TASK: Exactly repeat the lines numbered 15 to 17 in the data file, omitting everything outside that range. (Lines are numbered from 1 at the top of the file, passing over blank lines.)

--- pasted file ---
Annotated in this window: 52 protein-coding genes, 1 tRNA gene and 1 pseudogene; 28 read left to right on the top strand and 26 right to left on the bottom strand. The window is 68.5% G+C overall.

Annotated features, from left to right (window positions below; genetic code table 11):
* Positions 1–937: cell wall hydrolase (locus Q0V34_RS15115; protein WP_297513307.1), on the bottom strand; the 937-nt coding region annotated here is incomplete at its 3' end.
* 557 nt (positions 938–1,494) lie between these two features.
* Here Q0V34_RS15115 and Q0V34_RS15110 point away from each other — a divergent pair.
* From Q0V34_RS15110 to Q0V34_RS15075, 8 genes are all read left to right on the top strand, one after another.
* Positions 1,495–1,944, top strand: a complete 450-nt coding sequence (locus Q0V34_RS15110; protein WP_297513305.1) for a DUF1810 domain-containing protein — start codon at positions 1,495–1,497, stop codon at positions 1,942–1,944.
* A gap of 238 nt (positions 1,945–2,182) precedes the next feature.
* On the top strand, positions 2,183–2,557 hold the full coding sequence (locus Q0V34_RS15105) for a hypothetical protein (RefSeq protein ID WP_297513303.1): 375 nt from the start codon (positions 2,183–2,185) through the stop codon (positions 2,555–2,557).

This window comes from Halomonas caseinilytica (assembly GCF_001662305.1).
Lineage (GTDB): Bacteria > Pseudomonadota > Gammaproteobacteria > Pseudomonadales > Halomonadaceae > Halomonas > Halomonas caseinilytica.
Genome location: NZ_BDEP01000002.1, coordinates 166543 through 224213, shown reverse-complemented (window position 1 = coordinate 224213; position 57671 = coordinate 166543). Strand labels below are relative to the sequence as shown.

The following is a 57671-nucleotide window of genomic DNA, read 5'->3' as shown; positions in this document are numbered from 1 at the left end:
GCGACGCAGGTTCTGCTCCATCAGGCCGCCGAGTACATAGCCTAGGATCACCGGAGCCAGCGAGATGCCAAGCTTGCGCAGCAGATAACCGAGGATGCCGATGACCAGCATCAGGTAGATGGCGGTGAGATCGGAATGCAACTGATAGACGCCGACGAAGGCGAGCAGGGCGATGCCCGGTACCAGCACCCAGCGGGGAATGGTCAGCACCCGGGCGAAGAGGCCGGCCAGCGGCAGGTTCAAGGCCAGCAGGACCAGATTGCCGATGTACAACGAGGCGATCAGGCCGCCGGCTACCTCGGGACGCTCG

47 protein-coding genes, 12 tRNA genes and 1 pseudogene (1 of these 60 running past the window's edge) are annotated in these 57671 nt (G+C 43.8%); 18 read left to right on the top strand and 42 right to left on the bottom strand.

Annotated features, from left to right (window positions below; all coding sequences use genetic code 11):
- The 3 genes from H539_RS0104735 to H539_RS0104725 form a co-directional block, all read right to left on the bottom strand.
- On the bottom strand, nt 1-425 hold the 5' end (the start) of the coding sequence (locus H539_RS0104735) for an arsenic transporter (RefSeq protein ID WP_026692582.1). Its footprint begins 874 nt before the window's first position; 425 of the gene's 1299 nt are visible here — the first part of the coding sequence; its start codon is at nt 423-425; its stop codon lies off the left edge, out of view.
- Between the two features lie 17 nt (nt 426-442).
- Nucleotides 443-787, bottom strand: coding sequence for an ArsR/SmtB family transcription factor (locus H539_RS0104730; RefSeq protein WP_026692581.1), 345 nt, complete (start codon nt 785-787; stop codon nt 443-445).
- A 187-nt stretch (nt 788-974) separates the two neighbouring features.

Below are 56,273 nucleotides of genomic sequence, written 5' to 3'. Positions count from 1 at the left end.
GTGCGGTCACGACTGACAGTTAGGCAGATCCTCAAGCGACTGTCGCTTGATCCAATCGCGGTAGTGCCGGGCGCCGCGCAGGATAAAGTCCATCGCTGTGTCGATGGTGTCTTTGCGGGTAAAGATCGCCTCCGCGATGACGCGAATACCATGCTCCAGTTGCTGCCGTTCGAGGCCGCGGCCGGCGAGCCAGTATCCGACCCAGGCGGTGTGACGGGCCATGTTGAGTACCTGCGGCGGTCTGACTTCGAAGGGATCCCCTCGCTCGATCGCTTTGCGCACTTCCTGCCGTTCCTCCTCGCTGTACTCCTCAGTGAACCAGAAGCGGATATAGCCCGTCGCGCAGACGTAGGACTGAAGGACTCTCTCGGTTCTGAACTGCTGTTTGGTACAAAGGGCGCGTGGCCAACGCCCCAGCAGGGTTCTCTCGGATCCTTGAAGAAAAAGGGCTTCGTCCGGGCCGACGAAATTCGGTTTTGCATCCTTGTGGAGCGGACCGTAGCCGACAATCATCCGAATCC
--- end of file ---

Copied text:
47 protein-coding genes, 12 tRNA genes and 1 pseudogene (1 of these 60 running past the window's edge) are annotated in these 57671 nt (G+C 43.8%); 18 read left to right on the top strand and 42 right to left on the bottom strand.

Annotated features, from left to right (window positions below; all coding sequences use genetic code 11):
- The 3 genes from H539_RS0104735 to H539_RS0104725 form a co-directional block, all read right to left on the bottom strand.